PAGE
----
Pulse fishing no longer allowed within 12 nautical miles of the coast. | Compendium Coast and Sea

Pulse fishing no longer allowed within 12 nautical miles of the coast.

Flemish Minister for Agriculture and Fisheries Koen Van den Heuvel prohibits pulse fishing in the Belgian twelve-mile zone. The ban came into force on 14 August of this year, and Belgium, like France, is thus issuing the European regulation that will come into force on 1 July 2021 ahead of schedule.

Minister Van den Heuvel argues that the technology, which is now mainly used by Dutch fishing vessels, creates unfair competition with other fishermen in this part of the Belgian North Sea. Offenders will now be sanctioned and prosecuted. The ban came about after consultations with the Belgian coastal fishermen and marine recreational fishermen. Pulse fishing for research and experimentation is also no longer permitted. Future research should now focus on increased selectivity and survival and techniques that reduce seabed disturbance. In addition, research will also be carried out into alternatives such as temporary and local fishing bans, adjustments to the marine spatial plan, etc. for the benefit of a supporting policy.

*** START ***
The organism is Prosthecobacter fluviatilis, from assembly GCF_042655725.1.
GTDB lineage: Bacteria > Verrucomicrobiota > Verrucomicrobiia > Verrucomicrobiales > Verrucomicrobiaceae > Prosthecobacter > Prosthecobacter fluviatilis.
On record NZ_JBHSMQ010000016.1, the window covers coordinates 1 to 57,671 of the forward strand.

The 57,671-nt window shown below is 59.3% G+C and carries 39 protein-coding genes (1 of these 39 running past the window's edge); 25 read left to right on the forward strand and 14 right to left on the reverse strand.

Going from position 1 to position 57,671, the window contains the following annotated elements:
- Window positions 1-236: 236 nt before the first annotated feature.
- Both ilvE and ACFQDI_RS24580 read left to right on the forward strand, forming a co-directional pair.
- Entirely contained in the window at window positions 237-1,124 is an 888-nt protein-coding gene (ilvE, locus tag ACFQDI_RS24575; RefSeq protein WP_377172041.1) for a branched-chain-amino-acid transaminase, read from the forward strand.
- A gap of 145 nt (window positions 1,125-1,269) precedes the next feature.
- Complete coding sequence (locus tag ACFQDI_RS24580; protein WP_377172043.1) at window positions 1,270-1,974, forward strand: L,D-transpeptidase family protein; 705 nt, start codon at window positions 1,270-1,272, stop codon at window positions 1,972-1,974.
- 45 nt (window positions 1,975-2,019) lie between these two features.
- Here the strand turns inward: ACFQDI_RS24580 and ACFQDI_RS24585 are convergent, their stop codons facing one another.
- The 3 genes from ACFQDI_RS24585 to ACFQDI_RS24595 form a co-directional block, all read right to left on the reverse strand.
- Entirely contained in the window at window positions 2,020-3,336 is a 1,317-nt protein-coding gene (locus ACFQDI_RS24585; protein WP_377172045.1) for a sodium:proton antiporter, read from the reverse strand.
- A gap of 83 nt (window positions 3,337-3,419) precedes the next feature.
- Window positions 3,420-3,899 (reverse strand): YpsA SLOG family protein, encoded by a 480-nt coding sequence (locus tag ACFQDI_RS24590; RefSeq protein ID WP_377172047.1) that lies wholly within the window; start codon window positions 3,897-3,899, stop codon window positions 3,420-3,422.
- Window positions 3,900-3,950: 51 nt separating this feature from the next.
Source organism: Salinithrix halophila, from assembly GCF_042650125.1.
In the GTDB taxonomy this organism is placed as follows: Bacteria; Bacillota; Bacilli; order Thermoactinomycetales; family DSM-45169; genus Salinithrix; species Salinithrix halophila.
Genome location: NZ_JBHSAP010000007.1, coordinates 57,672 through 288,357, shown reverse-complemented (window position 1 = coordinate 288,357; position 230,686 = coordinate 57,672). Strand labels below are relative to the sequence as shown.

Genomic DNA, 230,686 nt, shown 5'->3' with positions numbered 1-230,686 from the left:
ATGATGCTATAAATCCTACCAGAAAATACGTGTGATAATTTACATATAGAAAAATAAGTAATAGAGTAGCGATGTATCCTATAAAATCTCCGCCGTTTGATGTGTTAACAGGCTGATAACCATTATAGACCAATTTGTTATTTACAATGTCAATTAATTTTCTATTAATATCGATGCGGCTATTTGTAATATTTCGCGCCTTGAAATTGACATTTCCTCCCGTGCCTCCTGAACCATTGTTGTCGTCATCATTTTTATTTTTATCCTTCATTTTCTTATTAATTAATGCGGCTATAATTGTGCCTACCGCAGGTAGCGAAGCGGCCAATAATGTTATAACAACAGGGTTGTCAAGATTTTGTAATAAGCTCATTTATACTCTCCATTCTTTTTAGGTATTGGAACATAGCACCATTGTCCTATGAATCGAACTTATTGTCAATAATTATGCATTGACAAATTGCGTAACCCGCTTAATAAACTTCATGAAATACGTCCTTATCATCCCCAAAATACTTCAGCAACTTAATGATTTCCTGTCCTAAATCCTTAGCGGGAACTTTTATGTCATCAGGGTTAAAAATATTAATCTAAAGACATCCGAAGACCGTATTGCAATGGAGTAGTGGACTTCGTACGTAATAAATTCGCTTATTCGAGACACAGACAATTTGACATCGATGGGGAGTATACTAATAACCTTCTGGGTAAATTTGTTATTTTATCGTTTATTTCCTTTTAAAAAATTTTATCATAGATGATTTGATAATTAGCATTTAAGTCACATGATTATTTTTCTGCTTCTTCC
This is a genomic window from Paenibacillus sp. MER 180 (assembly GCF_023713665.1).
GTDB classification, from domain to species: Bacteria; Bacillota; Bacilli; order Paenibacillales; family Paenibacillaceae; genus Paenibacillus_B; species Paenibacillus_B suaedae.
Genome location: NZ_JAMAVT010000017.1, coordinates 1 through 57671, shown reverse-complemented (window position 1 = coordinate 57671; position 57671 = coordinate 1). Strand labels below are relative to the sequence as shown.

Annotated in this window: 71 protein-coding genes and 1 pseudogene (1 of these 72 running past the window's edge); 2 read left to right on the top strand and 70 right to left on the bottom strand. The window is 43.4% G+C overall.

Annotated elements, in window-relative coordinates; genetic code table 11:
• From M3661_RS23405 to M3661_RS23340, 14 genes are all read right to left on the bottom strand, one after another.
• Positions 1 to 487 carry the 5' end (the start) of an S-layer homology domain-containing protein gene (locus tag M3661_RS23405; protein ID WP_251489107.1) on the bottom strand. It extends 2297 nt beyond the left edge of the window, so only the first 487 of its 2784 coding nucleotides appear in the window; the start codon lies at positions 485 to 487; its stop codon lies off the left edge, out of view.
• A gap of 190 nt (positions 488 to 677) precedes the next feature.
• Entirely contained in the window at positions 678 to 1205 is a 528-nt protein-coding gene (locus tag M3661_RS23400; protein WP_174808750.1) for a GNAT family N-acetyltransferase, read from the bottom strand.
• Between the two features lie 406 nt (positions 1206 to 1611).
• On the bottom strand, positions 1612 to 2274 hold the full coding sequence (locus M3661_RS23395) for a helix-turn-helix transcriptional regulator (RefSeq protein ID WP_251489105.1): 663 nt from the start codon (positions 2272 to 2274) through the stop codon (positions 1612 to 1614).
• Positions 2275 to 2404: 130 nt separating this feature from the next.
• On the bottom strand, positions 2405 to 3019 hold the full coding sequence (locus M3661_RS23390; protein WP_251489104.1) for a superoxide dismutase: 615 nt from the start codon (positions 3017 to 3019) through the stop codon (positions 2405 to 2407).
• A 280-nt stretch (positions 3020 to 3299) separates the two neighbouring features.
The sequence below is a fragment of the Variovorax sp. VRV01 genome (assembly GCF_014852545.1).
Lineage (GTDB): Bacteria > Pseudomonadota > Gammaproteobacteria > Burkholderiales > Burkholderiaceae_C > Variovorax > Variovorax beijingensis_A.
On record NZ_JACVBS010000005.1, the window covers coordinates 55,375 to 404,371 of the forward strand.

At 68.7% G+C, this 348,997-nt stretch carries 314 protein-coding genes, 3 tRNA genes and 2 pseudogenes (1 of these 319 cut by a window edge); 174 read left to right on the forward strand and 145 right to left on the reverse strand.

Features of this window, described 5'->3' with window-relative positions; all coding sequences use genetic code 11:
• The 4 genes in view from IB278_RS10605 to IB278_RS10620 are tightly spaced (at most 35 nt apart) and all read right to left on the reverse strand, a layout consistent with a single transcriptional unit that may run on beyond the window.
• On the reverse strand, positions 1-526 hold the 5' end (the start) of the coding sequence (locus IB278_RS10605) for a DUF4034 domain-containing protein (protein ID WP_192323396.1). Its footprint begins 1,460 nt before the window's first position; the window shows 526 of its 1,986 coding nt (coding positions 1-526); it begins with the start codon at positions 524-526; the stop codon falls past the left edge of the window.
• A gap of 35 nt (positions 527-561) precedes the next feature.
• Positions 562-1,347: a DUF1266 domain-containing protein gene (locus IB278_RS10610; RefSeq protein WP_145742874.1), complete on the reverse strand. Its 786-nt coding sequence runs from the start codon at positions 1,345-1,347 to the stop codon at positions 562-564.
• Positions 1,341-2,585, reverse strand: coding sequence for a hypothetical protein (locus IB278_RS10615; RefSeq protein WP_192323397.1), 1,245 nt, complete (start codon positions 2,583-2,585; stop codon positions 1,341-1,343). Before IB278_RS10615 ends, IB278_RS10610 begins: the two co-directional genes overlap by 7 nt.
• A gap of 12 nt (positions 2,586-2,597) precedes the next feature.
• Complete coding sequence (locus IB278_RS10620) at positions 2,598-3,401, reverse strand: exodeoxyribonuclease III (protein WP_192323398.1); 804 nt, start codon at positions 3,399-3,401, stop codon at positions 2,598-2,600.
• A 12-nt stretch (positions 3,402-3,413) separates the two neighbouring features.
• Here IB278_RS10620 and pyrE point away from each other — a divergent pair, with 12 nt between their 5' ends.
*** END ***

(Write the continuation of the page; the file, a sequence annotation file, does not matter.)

The effect of this ban on the Belgian fishing fleet remains small, however, since the Belgian fishing fleet is only active in the Belgian North Sea to a limited extent and is more focused on lighter vessels and other sustainable techniques (Emiel Brouckaert, Redercentrale). The Netherlands, on the other hand, has some 80 vessels equipped with this technique. The argument here is that the pulse technique protects the seabed better than towing techniques, which means that less fuel is required and consequently less CO2 is emitted.


You can find the minister's statement here and if you want to know more about the Belgian fishing sector, you can go to our theme text 'Fisheries'.
Image (c) ILVO